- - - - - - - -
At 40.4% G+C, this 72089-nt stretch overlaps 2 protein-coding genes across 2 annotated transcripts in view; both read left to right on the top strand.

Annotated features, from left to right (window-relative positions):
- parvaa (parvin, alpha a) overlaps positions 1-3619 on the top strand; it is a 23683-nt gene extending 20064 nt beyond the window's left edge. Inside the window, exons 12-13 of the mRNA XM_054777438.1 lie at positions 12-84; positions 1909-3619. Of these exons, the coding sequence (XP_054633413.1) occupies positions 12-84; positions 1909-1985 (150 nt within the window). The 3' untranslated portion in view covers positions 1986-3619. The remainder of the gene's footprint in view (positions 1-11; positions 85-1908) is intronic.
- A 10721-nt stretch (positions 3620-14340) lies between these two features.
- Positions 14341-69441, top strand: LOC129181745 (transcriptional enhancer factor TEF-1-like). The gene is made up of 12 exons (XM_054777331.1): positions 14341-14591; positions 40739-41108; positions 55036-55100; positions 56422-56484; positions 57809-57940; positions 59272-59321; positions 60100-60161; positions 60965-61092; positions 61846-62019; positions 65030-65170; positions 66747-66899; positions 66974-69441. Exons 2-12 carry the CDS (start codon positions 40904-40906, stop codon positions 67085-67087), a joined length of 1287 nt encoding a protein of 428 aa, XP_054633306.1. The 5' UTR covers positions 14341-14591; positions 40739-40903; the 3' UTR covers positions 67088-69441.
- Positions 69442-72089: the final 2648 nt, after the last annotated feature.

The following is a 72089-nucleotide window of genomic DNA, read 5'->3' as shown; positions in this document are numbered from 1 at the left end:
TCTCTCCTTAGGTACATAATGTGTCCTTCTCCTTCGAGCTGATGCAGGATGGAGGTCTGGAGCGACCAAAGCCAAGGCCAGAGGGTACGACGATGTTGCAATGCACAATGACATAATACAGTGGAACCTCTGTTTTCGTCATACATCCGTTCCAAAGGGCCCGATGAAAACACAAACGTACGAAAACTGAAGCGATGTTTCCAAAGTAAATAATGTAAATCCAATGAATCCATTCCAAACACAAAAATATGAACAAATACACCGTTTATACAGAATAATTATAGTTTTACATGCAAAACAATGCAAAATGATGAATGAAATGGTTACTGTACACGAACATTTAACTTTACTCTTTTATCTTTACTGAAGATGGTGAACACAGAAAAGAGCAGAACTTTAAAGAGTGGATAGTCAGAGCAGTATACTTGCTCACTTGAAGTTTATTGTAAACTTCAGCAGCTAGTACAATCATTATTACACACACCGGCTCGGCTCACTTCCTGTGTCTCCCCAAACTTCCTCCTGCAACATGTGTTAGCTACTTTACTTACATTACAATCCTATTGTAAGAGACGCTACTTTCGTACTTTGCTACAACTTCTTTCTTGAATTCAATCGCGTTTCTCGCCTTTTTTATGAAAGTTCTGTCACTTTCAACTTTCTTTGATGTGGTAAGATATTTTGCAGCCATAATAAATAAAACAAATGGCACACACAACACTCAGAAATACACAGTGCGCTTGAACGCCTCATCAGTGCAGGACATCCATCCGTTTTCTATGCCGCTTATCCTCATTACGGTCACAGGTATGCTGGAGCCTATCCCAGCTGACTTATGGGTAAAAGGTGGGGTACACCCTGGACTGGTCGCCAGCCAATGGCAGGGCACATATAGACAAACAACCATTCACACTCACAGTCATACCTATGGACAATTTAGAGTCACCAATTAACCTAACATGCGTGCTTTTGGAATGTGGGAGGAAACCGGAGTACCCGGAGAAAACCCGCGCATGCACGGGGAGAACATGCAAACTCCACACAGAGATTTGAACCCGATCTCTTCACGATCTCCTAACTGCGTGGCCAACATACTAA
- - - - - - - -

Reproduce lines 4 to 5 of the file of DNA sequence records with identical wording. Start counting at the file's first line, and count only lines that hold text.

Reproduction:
- A 10721-nt stretch (positions 3620-14340) lies between these two features.
- Positions 14341-69441, top strand: LOC129181745 (transcriptional enhancer factor TEF-1-like). The gene is made up of 12 exons (XM_054777331.1): positions 14341-14591; positions 40739-41108; positions 55036-55100; positions 56422-56484; positions 57809-57940; positions 59272-59321; positions 60100-60161; positions 60965-61092; positions 61846-62019; positions 65030-65170; positions 66747-66899; positions 66974-69441. Exons 2-12 carry the CDS (start codon positions 40904-40906, stop codon positions 67085-67087), a joined length of 1287 nt encoding a protein of 428 aa, XP_054633306.1. The 5' UTR covers positions 14341-14591; positions 40739-40903; the 3' UTR covers positions 67088-69441.